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Allied Health Professionals Honored This Week, Provide Critical Support to Mesothelioma Patients

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Mesothelioma, known to be caused by exposure to asbestos, is an aggressive cancer that is challenging to treat. When mesothelioma patients are not in the hospital for surgery or inpatient procedures, they are often receiving radiation, chemotherapy or having lab work done. With all these visits to the hospital and their doctors’ offices, mesothelioma patients and their family encounter allied health professionals nearly every day. This week, for all they do, allied health professionals are being recognized during National Allied Health Professionals Week. The week runs November 6-12.

According to ExploreHealthCareers.org there are 5 million allied health care providers in the U.S., who work in more than 80 different professions. Distinct from doctors and nurses, allied health professionals collaborate with physicians and other members of the health care team to deliver patient care services. They also provide a wide range of services including diagnostic, technical, therapeutic and direct patient care services.

Due to the rare and complex nature of mesothelioma, a large number of allied health professionals are needed to provide the appropriate level of support mesothelioma patients require. Allied health professionals are either technicians (assistants) or therapists/technologists. Technicians are trained to perform procedures, but are required to work under the supervision of technologists or therapists. Typically, a technologist gets a certificate with 2 years or less of higher education, and includes professions such as physical therapy assistants, medical laboratory technicians, radiological technicians and respiratory therapy technicians.

The field of allied health professions is one of the few areas of employment that are continuing to grow in the United States. According to the North Carolina Health Professions Data System, in North Carolina alone the number of allied health jobs increased by over 67 percent from 1999-2009. Healthcare jobs continue to be resilient to the current recession.

Since mesothelioma is such a complex disease, it is important for patients to receive multidisciplinary care from a team of specialists that is not limited to physicians or nurses. Following is a short list of allied health professionals that may be involved in the care of a mesothelioma patient:

  • Respiratory Therapists. Evaluate, treat and care for patients with breathing or other cardiopulmonary disorders. Highly trained respiratory therapists may assume primary responsibility for all respiratory care, therapeutic treatments and diagnostic procedures.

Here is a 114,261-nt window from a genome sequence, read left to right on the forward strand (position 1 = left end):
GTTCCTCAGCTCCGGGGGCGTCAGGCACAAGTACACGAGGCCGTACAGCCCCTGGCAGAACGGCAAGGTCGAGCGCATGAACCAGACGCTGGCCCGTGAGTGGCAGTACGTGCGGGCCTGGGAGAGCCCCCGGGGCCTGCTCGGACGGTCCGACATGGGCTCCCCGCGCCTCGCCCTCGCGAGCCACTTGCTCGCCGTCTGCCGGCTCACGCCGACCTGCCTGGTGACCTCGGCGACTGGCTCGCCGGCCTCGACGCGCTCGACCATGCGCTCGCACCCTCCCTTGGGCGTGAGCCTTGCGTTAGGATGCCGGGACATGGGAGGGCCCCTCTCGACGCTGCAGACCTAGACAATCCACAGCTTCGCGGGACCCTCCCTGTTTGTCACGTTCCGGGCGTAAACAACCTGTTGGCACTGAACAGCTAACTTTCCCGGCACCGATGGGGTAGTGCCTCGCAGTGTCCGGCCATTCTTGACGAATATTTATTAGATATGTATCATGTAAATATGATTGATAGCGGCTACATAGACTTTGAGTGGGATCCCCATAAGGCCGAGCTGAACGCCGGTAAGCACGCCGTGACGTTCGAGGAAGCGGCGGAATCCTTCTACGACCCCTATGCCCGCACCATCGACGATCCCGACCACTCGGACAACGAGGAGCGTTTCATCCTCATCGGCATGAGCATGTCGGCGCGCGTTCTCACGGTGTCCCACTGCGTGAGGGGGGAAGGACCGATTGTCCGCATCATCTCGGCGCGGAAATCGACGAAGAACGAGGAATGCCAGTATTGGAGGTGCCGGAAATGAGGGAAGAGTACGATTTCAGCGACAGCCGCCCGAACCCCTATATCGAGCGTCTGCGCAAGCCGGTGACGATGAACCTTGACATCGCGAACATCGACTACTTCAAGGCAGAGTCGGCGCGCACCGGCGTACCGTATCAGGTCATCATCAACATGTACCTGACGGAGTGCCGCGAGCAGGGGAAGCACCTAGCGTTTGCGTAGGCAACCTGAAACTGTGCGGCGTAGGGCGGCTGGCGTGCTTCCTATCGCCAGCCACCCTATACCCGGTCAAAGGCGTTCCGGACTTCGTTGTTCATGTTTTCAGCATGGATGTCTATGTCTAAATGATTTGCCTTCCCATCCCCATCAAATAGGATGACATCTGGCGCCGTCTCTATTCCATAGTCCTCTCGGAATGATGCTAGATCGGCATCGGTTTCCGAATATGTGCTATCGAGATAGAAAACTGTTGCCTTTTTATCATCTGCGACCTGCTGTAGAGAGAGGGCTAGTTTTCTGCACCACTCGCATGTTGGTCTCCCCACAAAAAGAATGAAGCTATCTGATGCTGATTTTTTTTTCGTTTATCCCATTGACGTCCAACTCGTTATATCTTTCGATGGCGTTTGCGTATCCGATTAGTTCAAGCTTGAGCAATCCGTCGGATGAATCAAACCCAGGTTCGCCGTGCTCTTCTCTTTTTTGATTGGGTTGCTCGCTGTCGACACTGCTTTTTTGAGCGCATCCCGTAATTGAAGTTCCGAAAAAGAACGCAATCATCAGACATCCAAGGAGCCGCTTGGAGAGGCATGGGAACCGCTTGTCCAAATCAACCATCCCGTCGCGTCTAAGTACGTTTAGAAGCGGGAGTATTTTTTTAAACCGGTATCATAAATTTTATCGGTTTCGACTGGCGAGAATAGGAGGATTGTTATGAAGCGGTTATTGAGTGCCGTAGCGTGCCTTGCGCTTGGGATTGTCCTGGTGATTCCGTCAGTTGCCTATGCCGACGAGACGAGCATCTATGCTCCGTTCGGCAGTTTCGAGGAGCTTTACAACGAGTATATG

• Anesthesiologist Assistants. Under supervision of licensed anesthesiologists (doctors), they operate anesthesia equipment, monitor patients, and assist in providing patient care before, during and after anesthesia.
  • Cardiopulmonary Rehabilitation Specialist. Help patients understand and manage their heart or lung disease so they can live longer and do more, primarily by making sure the patient understands his condition and his medical regimen.
  • Clinical Laboratory Science professionals. While not directly involved in the care of the patient, a medical technologist can discover the presence or absence of a disease. They typically maintain vital data for identifying and treating mesothelioma and other health conditions.
  • Health Information Manager. These professionals manage and maintain all of the medical information vital to providing care to the patient. The health manager must capture each piece of information that is tracked every time health care personnel treats the patient including medical history, results of examinations, results of X-rays and laboratory tests, diagnoses, and treatment plans.

Allied health professionals have chosen a career where many must work long days, work under pressure and face life-and-death situations daily. If you see any this week, be sure to take a moment to thank them for their hard work and dedication.

For a list of Allied Health Professionals see ExploreHealthCareers.org .

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Last Modified: January 2, 2019

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